The Fall from Grace – Defying Parental Hegemony


The Fall from Grace - Defying Parental Hegemony

“Mother is the name for God in the lips and hearts of little children.”

~ William Makepeace Thackeray

Hi there Neighbor,

There comes a moment when some of us make the daunting choice to be responsible for our own happiness. It sounds simple enough doesn’t it? Yet so many times we end up reverting back to childish ways, in a world that for us no longer exists. Our time as children is filled with moments of unconditional trust in those we call Mom and Dad. When they put us to bed, it is with the unspoken promise that we’ll awake come the morning. When they give us food, that it will nourish us and make us strong. When they lead us onward, that it won’t be anywhere we won’t be coming back from. Regardless of your faith or lack thereof, your children look upon you with the same adoration and reverence as the most fervent believer does upon their chosen symbol. To them… You. Are. God. But every one of us remembers those moments during our adolescence when we came to the realization that you couldn’t talk to your Father about anything, that your Mother did have a frightfully angry side to her and that neither of them could always be around to protect you. Our parents are not Gods to be idolized, they are simply people. And as much as some of us choose to be our own personal Gods, we do our children no favors when we allow them the illusion that we can be the same for them.

[When we become our own Gods], we do our children no favors when we allow them the illusion that we can be the same for them.”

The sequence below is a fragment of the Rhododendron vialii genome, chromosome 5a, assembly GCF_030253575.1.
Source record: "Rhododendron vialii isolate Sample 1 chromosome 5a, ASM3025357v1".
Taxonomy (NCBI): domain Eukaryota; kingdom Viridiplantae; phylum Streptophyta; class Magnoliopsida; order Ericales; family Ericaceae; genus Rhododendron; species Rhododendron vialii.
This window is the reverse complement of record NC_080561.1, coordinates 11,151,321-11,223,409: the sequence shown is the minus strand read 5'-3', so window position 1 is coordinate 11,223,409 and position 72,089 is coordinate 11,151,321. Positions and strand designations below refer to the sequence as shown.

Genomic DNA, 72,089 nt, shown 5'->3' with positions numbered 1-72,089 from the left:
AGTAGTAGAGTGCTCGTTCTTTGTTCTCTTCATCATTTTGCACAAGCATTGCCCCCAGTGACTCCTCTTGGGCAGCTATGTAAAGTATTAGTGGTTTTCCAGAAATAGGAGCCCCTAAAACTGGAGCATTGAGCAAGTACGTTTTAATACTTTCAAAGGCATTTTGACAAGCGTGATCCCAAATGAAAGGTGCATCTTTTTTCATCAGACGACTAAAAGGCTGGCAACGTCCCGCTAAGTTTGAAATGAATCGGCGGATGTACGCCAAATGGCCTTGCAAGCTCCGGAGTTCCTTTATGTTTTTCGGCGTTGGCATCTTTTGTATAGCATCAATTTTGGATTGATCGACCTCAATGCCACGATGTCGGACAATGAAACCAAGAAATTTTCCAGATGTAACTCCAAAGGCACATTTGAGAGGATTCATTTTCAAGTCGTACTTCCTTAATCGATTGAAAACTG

From the time of our birth till we rush headlong into the world, we move through life seeking to please and placate people with very different life experiences and personal perspectives than our own. For the first two decades of life any pride and happiness we experience is based heavily on the satisfaction and through it, support, that we receive from our guardians. For so many it is the overriding factor in every decision that they make. Yet continuing that emotional symbiosis upon which we were raised spells nothing but failure for those unable to start living for themselves. The choice to live by the standards of people a generation or more removed from you means that you will ever be living in someone else's past, unable to truly meet those expectations as the world moves on without you. The good old days are gone, and in many cases with good reason.

The tale of Lucifer and his fall from heaven is one which provides the most concrete and explanative of analogies for what we Satanists view as the empowerment of choice. Lucifer, in spite of his exalted position in heaven and being given the most sacred of duties, was more interested in leading a life of his choosing than forever toiling under the yoke of his celestial dictator. As the story goes, fully a third of heaven followed him into exile as he was cast from heaven for his hubris, they too of the mind that there was something better than sanctified slavery. But we can take the story nine steps further than its preaching’s of sinful pride and view it for the tale of emboldenment that it is. Lucifer was not seeking to be as God was, to fill his shoes and take on the role of most high. He wanted to be his own God, to abscond entirely from his father’s divine totalitarian regime and in doing so provide the example for those who wished to fulfill their own desires in life. The very promise of freedom was reason enough to risk his fall from grace and be cast aside into the pit of the disobedient and the unwanted. But who’s to say that wasn’t Lucifer's plan all along?

To be a Satanist means holding no one higher than yourself and taking ownership for the life you choose.”